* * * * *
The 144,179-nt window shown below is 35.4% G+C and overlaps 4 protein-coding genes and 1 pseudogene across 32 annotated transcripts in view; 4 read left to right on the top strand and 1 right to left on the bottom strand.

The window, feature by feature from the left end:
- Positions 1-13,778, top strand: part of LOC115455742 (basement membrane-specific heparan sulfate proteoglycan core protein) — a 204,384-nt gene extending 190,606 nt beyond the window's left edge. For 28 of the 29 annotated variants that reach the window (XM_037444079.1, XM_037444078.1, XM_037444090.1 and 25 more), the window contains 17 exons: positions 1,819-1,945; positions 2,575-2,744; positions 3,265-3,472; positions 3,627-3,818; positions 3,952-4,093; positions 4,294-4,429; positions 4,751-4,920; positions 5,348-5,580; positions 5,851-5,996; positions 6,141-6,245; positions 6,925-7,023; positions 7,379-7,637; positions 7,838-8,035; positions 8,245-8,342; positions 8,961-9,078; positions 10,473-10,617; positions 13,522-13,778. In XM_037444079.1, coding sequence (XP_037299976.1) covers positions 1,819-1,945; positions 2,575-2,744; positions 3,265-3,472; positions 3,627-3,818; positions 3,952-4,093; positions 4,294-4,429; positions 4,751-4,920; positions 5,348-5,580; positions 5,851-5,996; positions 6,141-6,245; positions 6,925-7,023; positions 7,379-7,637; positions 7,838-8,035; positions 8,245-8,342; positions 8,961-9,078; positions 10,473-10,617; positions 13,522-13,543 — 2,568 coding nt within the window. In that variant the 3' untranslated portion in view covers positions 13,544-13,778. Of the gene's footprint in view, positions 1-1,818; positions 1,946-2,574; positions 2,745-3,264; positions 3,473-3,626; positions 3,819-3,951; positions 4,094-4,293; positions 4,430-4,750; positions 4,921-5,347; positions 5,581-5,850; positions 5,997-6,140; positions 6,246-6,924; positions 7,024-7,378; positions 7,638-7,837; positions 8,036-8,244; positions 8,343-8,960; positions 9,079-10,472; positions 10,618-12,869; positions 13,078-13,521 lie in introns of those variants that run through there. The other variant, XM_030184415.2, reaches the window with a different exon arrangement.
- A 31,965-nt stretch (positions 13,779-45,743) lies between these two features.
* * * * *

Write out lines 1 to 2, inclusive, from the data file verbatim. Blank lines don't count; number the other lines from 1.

The 144,179-nt window shown below is 35.4% G+C and overlaps 4 protein-coding genes and 1 pseudogene across 32 annotated transcripts in view; 4 read left to right on the top strand and 1 right to left on the bottom strand.

The window, feature by feature from the left end: